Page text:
Now that the effective date of the Dodd-Frank Wall Street Reform and Consumer Protection Act of 2010 (Dodd-Frank) has arrived and the SEC has adopted rules implementing changes to the investment adviser registration regime, the landscape can be relatively confusing. For investment advisers currently registered either with the state in which it maintains its principal office or with the SEC, the new rules are fairly easy to apply, particularly in light of the transition rules adopted on June 22, 2011 by the SEC as explained in Parker MacIntyre’s previous post. For others, however, the application of the new rules will prove more complicated, particularly for those advisers whose principal office and place of business are in states that have unusual registration or regulatory provisions.
Take, for example, Wyoming. Since that state does not provide for investment adviser registration, it has always been somewhat of an anomaly, even before Dodd-Frank. Section 203A(a)(1) of the Investment Advisers Act only prohibits registration with the SEC of investment advisers who have assets under management of less than $25 million and are “regulated or required to be regulated as an investment adviser in the State in which it maintains its principal office and place of business.” Wyoming-based advisers must therefore register with the SEC regardless of their assets under management, unless otherwise exempt from registration under the Investment Advisers Act or a private adviser able to rely upon the transition rule provided in 203-1(e).
Another interesting example, and one affecting far more advisers, is New York. As of July 21, 2011, the date upon which Dodd-Frank went into effect, any investment adviser whose principal office and place of business is located in New York and which has assets under management of between $25 million and $100 million must now register with the SEC. This results from the operation of new Section 203A(2)(B) of the Investment Adviser’s Act, which precludes registration by mid-sized investment advisers (those with assets under management between $25 million and $100 million), only if they are required to be registered by their home state and “would be subject to examination” in that state. Because New York requires registration but does not subject registrants to examination, mid-sized advisers must register (or remain registered) with the SEC. Once again, advisers may be able to rely upon the private adviser transition rule provided in Rule 203-1(e) or, if currently registered with the State of New York, the transition rule contained in Rule 203A-1(b)(1), which gives the adviser 90 days after the filing of its annual updating amendment to switch to SEC registration.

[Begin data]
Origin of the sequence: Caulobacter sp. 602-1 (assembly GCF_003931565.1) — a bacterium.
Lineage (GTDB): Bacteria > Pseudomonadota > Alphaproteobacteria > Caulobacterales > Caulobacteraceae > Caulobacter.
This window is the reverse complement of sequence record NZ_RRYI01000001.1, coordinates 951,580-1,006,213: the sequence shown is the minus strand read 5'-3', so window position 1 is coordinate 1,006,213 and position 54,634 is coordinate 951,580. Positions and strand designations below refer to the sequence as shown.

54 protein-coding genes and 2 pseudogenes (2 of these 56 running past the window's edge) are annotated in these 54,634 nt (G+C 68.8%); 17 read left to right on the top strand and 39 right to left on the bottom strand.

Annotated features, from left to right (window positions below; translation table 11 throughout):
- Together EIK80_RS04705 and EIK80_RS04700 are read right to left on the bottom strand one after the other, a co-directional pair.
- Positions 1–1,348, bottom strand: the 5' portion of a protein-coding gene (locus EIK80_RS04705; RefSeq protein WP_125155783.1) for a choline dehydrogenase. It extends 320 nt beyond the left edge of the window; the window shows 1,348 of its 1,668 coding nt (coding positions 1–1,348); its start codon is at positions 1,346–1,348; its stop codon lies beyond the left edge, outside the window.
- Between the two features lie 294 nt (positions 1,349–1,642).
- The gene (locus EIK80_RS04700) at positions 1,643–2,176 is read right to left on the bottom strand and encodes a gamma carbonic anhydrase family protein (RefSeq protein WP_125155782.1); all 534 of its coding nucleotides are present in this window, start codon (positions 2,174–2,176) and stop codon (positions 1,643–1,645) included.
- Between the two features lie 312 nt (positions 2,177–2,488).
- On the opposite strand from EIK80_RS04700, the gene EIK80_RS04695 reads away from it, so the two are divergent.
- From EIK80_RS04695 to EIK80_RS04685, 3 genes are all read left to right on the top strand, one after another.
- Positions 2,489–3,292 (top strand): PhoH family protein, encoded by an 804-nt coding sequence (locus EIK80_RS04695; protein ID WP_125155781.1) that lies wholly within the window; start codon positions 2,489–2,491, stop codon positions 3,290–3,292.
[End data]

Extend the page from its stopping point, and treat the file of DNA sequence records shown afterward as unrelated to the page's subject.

Minnesota presents another interesting situation. Originally, its securities division failed to report to the SEC whether or not it examined advisers, leading the SEC to tentatively conclude that the result would be the same as described for New York. Then there was a shutdown of parts of the state government, during which time it was not even possible to reach the securities division by telephone. Just before Dodd-Frank took effect, however, and even while the shutdown was still in effect, Minnesota advised the SEC that it does examine registered advisers. This kind of uncertainty suggests a thorny interpretation issue that could arise if Minnesota or any other state that is experiencing budget cuts actually stops examining advisers, even though they have the right to do so in theory. Under those circumstances, are those advisers “subject to examination” within the meaning of Dodd-Frank?
Assuming the answer is yes, or alternatively assuming Minnesota actually does examine advisers and continues doing so, the result in Minnesota is the same as for most jurisdictions: an investment adviser with its principal office and place of business in Minnesota and assets under management of less than $25 million may not register with the SEC. If it has assets under management between $25 million and $100 million, it may not register with the SEC unless at least one of the following conditions exist, any one of which requires registration with the SEC unless a separate federal exemption exists:
(a) It is exempt from registration in Minnesota under the Minnesota Securities Act;
(b) It advises investment companies registered under the Investment Company Act; or (c) It advises business development companies filing elections under Section 54 of the Investment Company Act.
Note that private advisers may rely upon the Private Adviser Transition Rule found at Rule 203-1(e) and current Minnesota registered advisers may rely upon the transition rule at 203A-1(b)(1) to delay registrations until March 30, 2012.
Finally, of course, any state-registered adviser who would be subject to registration with fifteen or more states may choose to register with the SEC, so long as it has assets under management of $25 million or more. Private advisers in any state should remain aware that while they may rely upon 203-1(e) to delay registration with the SEC until March 30, 2012, that rule does not provide any relief from applicable state registration requirements. The result is that, until March 30, 2012, private advisers must either register with the states, find an applicable state law exemption, or rely upon the national de minimis exemption provided for in Section 222(d) of the Investment Adviser’s Act, if applicable.
Parker MacIntyre provides legal and compliance services to investment advisers, broker-dealers, registered representatives, hedge funds and issuers of securities, among others. Our regulatory practice group assists financial service providers with the complex issues that arise in the course of their businesses, including compliance with federal and state laws and rules.